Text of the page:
Our lab harnesses the complexity of soil, plant root, and gut microbiomes as a source for antibiotics and resistance genes.
Research in the Handelsman lab focuses on understanding diversity in microbial communities and their role in infectious disease. We are interested in understanding the genetic basis for stability of microbial communities, the interactions in a model community, and the impact of interventions on the gut microbiome and the soil microbial community.
We apply metagenomics, genetics, and small molecule analysis to study microbial diversity, antibiotic resistance, and symbioses in communities in soil, on plant roots, and in the human gut. We developed a three-species model community to study the nature of community robustness, invasion processes, and emergent properties of microbial communities, named THOR for “The Hitchhikers of the Rhizosphere.”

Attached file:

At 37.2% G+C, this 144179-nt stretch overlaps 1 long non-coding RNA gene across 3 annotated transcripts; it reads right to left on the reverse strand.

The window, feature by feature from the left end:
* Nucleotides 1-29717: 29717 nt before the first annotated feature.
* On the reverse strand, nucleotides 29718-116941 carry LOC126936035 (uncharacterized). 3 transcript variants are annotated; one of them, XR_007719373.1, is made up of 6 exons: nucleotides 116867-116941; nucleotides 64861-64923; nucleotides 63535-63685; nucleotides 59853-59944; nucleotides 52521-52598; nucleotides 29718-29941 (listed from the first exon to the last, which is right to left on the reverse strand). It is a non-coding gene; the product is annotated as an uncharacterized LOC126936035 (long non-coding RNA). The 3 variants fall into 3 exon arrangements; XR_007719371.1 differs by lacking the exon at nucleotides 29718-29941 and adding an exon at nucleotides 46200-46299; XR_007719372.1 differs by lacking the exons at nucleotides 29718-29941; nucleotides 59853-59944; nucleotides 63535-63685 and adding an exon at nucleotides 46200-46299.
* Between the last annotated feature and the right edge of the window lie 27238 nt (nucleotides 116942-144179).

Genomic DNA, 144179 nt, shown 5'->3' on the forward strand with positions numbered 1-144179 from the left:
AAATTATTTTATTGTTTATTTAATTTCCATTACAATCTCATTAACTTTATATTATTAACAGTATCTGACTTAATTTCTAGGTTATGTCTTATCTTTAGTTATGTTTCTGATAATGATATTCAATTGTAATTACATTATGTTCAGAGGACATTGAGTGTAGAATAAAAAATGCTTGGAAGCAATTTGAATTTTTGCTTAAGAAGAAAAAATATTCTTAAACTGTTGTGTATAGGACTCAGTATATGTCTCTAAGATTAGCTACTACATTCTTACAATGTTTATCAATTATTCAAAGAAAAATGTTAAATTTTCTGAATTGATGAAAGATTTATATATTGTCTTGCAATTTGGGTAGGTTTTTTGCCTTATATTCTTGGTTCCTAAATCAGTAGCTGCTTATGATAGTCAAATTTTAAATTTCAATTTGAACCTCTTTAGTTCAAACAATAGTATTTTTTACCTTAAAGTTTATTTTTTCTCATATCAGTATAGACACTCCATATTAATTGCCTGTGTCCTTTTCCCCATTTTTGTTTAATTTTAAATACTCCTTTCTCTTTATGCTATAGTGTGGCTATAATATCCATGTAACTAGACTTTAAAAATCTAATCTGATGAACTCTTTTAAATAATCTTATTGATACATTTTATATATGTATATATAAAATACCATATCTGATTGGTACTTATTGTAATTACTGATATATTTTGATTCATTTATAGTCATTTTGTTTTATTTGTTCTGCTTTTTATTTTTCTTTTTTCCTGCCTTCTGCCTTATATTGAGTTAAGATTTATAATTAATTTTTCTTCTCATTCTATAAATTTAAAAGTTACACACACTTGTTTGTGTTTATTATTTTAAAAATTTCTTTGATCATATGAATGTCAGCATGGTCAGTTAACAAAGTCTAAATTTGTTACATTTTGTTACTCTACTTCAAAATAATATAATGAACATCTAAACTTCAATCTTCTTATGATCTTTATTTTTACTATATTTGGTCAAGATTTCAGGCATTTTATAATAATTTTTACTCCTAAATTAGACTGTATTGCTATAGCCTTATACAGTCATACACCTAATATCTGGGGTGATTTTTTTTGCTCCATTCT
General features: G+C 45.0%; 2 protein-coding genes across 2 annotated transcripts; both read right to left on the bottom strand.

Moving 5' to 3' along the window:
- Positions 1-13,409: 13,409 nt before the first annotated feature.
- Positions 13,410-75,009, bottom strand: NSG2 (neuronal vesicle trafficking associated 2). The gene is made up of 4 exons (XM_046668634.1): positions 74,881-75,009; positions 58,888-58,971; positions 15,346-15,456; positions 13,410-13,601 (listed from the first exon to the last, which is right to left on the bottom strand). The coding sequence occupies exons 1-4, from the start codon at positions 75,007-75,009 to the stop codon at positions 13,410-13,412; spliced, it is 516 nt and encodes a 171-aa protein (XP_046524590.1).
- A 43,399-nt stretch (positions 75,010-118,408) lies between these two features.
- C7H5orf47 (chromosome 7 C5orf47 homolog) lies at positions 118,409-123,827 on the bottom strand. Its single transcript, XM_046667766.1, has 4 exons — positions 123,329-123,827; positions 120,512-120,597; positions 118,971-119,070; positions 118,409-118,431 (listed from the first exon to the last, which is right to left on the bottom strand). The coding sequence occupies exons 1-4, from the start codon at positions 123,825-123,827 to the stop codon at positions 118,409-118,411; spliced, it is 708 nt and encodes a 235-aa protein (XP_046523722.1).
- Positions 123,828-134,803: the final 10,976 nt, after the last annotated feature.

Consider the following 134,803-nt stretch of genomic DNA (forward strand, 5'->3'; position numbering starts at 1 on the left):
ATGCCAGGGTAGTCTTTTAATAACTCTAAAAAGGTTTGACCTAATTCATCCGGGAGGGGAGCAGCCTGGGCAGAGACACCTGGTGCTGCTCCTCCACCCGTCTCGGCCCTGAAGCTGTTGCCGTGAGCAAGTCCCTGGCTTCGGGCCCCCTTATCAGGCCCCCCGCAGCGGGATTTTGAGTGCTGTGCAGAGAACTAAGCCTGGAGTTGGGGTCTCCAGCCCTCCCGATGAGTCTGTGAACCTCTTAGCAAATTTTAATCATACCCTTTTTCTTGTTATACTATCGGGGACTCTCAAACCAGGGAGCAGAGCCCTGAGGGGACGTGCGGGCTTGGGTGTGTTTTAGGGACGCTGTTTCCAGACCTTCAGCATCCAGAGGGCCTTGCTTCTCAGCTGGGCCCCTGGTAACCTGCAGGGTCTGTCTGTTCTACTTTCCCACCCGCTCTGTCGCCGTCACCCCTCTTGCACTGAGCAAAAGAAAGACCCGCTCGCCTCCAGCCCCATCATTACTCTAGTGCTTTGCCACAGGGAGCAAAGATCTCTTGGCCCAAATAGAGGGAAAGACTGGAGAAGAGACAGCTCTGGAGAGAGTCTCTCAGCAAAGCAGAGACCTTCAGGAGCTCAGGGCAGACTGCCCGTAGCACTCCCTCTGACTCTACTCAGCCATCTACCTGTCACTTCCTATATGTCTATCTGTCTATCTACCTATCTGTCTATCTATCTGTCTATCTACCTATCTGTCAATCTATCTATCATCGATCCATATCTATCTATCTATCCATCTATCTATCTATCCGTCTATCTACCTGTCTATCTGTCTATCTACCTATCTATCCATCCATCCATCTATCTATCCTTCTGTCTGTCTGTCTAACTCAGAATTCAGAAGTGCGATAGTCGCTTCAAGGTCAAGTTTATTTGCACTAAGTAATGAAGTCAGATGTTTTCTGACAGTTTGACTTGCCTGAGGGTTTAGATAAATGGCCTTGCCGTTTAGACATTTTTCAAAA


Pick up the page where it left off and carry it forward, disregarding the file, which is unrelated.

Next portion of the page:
The Handelsman lab specializes in understanding microbial communities and their impacts on plant, soil, and human environments. Our aim is to reduce the dimensions of highly complex systems through both experimental design and data analysis. The results of our work will affect the management of plant and human disease and suggest interventions that alter microbiomes in a predictable and reliable manner.